In 1920, we paid $16 a hundred pounds for sugar and $11 a hundred for flour. Butter was $1 a pound and eggs $1 a dozen. Strawberry, jam cost $1.65 for a four-pound can, and the other jams cost from $1.35 to $1.55. A big cow brought us $128 and two-year old steers averaged over $100 a piece-prices unheard of before. Wages were 45c an hour for a ten-hour day.

The Spotted Lake district was considered a part of the Kruger Mountain settlement because there were no families left on Richter Mountain. About 1918, the climate became drier and the crops were now mostly hay. North of Richter Pass, and close to Spotted Lake, Tom Confrey from Donegal, Ireland, Jim Ferguson of Scottish parentage but raised in a Swedish settlement, and Joe Johnson, a brother of Ernest Johnson of Bridesville, all had places. Spotted Lake is about half a mile north of Richter Pass and contains about 99% pure Epsom salts. The lake was worked at one time by a Seattle company which employed quite a crew of Chinamen, and hauled the salts by truck to the salt plant just west of Oroville. Joe Johnson remained at Spotted Lake only a couple of years, but Tom Confrey stayed ten or twelve years. Ferguson ended his days at Essondale.

Close to Richter Pass, Major C. C. Allen built a house on land he got from his father-in-law, C. de B. Greene. When his family of four boys were of school age, he moved away.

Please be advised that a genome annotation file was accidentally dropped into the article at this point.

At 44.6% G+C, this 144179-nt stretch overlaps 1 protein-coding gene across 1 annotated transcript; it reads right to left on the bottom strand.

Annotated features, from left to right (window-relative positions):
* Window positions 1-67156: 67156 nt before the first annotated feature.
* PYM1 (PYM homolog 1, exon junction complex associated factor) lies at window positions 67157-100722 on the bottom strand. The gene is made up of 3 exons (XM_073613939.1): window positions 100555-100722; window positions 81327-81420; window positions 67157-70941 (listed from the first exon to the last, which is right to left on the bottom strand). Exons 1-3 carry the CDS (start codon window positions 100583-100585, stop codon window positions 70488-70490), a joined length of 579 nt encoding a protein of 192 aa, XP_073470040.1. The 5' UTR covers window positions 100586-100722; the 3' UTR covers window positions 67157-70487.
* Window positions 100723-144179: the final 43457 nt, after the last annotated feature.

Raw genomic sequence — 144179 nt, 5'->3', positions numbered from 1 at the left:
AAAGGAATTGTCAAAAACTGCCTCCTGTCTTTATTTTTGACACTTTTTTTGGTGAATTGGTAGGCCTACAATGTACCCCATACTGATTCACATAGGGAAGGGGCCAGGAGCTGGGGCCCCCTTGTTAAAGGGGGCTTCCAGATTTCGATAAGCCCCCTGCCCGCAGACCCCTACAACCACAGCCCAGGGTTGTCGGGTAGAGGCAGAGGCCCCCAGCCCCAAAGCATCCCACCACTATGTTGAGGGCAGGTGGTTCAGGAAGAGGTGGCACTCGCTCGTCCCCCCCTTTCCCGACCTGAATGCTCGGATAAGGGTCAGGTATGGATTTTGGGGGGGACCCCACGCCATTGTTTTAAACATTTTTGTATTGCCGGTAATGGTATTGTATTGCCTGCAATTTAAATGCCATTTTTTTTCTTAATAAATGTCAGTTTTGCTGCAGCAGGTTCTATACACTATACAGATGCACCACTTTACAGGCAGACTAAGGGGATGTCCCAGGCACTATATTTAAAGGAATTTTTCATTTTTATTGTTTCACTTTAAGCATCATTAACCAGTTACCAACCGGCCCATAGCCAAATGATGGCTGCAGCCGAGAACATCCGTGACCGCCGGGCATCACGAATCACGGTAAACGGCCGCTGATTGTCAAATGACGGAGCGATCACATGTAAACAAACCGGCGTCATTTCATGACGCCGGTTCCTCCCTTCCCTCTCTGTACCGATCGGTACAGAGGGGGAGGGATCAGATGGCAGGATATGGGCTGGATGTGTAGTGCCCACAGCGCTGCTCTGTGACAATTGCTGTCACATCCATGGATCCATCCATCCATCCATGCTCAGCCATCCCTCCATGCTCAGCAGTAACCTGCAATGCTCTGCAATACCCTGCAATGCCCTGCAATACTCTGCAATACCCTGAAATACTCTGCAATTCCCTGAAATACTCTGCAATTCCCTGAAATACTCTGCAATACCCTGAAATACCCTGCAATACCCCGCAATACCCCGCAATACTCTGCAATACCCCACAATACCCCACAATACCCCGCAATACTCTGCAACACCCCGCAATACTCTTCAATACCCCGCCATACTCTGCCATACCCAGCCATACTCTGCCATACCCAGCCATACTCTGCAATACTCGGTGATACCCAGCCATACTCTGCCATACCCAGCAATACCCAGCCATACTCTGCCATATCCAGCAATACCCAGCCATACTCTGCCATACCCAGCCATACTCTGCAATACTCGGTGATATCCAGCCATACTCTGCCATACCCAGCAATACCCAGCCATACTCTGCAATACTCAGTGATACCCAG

The last good years were 1921 and 1922. We had got down to raising rye hay. In 1921 we cut rye hay that was 7 and 8 feet tall. A rain came right after haying, and the rye came up again and we were able to thresh enough for seed the next year. Fall wheat was so heavy it lodged and we were only able to cut half of it. The cattlemen bought most of what was left. In 1924 and 1925 the Dignans left and Tom Anderson sold out. We bought all of Knudt Knutsen's Jerseys.

Now the whole mountain has gone back to range.

Stories of Early Settlement

 
Want to read more stories about early settlements on Kruger and Richter Mountains, by Ed Lacey, Doug Fraser and Dorothy Fraser? Click here.